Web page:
Sunday, May 24, 2009

Q is for Quail

Illustration by David Sibley from Sibley's Guide to Birds of North America

January 2007
A quirky collection of quail quips....

Walking through the desert in winter, the quiet air is quelled by an explosion of feathers. A covey of quail erupts from the brush, in quantities of up to two hundred birds. Just as quickly, they disappear into the grey-green quilt of desert vegetation.

Gambel’s quail are especially abundant this season after a quantum leap in production as a result of last winter’s prolific rains and thus, abundant food for quails and their chicks. However, this year’s lack of rain will undoubtedly quash the quail population, since there is less fresh vegetation in the desert to quench their hunger and thirst. Plenty of green’s are also necessary to build up a critical quotient of Vitamin A, which triggers reproduction in both the quail male and quail queen. Without the required greens, few to no eggs are produced. Another part of the equation may have to do with dry year diets having a higher quantity of heavy metals, especially from drought resistant locoweeds, which harbor high levels of selenium.

Both male and female sport a quaint quiff of dark feathers on their forehead, also known as a topknot. Males are also equipped with dark face and throat feathers, a red patch on their crown, and white stripes on their cheeks and brow. The less flamboyant female is better camouflaged in order to safely brood her clutch of eggs. The quail quills are the source of the Latin name, Callipepla, which means “beautiful robe”. Arizona’s most common species, Callipepla gambelii, is named after 19th century naturalist, William Gambel, who is also the namesake for Gambel’s oak (Quercus gambelii), mountain chickadee (Poecile gambelii), and leopard lizards (Gambelia ssp.), all of which occur in our area.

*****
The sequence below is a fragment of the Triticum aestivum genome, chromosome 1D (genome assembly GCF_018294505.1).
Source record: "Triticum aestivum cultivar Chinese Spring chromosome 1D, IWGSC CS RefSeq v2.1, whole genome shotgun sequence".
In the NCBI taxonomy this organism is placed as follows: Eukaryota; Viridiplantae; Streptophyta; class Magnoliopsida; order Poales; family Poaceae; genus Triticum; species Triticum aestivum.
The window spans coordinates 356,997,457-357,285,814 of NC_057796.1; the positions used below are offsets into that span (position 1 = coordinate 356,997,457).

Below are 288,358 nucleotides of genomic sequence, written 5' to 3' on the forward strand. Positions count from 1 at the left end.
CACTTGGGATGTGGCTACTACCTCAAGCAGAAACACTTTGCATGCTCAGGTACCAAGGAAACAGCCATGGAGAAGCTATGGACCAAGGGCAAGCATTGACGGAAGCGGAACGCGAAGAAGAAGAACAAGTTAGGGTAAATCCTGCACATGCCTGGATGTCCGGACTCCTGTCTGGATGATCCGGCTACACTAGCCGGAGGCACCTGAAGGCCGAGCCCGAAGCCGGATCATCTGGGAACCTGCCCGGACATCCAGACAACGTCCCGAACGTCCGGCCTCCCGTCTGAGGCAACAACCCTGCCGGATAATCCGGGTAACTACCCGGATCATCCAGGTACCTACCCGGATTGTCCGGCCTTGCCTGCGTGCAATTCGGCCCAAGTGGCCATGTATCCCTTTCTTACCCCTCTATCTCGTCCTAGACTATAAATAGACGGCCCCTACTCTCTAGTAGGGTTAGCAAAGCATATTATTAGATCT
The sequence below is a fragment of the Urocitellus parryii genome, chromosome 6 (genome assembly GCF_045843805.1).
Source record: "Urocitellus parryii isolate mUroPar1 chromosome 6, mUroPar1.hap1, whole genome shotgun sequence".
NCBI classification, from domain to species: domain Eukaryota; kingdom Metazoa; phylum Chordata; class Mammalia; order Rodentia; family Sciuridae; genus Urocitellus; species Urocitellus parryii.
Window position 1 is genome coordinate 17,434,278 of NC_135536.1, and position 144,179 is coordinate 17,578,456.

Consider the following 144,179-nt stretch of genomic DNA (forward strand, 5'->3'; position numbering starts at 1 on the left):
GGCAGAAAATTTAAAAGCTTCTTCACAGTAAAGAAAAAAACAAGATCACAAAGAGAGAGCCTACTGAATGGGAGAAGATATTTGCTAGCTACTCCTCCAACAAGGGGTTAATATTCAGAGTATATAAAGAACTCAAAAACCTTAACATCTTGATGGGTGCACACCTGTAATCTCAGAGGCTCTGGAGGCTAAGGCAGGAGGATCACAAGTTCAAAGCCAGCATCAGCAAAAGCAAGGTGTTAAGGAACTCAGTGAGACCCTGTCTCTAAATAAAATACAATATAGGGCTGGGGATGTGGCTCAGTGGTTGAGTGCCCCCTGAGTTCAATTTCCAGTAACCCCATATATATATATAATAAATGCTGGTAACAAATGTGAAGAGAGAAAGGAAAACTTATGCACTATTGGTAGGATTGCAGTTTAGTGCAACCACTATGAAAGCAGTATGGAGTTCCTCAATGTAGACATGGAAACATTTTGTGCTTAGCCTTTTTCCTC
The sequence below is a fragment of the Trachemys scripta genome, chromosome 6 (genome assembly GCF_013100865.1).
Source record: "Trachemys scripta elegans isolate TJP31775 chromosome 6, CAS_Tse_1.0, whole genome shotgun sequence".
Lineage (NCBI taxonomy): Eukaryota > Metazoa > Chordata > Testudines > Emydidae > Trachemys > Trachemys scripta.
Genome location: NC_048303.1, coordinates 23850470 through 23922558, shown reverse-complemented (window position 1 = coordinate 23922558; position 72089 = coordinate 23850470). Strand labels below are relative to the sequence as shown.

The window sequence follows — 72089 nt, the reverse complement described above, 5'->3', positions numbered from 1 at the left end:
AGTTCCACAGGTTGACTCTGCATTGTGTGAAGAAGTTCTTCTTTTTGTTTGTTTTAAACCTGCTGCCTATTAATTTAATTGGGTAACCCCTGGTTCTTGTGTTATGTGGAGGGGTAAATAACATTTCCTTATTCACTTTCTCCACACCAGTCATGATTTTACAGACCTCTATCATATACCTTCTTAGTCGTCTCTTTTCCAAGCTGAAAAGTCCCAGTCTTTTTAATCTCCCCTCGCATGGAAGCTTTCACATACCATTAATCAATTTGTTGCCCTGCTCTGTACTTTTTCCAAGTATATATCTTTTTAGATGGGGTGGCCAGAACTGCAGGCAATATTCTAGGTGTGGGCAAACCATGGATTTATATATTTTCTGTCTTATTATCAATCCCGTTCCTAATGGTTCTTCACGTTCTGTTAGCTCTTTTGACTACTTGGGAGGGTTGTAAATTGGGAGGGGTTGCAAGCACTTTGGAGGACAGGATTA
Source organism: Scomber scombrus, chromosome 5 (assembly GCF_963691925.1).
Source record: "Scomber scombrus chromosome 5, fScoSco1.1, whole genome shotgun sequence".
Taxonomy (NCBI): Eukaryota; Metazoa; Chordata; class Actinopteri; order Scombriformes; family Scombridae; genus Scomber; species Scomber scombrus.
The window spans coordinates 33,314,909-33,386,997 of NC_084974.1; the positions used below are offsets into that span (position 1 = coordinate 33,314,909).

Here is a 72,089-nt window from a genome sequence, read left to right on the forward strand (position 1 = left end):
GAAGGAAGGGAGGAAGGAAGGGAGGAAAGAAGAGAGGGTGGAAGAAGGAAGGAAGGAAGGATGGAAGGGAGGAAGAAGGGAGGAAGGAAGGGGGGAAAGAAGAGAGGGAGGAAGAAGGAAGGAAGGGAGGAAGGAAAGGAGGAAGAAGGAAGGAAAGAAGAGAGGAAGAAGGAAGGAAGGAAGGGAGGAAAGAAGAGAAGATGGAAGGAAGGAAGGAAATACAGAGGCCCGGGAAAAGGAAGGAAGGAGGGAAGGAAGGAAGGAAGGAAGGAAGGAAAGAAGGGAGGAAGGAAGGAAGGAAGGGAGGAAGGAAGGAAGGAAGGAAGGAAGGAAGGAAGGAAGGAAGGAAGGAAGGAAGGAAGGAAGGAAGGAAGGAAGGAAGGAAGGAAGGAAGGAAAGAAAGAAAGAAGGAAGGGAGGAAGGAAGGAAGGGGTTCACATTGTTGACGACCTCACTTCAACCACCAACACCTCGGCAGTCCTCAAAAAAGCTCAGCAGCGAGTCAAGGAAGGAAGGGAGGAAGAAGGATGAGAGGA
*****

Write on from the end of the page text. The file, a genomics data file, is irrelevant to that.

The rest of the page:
Quail couples are monogamous for their short lives of one to four years. Courting begins in late February, and nesting peaks in April and May. Spring call counts provide wildlife managers with a reliable estimate of quail reproduction. Mating males will call loudly from their perches to attract a partner. This years count will probably be a quintile of last years, because of less than average winter rains. In a good year, however, frequent calls indicate mating success. Quantities of up to a dozen eggs are laid in shallow grass-lined depressions on the ground, or occasionally grassy nests built high in scrub. After three weeks, the tiny chicks hatch, and queue through the underbrush with their parents in search of insects, the high-protein diet necessary for early development. In ten days they are able to fly. By the end of summer, a brood of chicks is usually reduced by nearly three quarters (70%), leaving only quintuplets under the best circumstances.

Hunter’s are allowed to bag fifteen birds a day during quail hunting season between October and February, ranking humans as the top predator for these birds. Coyotes, hawks, owls, and bobcats will also pursue these quixotic birds when they are plentiful. Squirrels, snakes, and gila monsters quest for the eggs, and are have no qualms about destroying an entire clutch in order to quaff on the juicy treats.

The quintessence of the Gambel’s quail is their song, a lively variety of calls ranging from quiet peeps to raucous calls. You will usually hear them before you see them, clucking and chattering as they scuff through the underbrush. As the flock feeds, a dominant male will perch as sentry to approaching predators. Although they are primarily ground-feeding birds, pecking about for fresh greens, seeds, fruit, and the occasional insect, quails are quite good fliers, and will quickly soar out of a hunter or predators site with ease, creating their own small earthquake as they take flight. An encounter with a covey of quail is sure to spice up an otherwise quotidian day in the desert.

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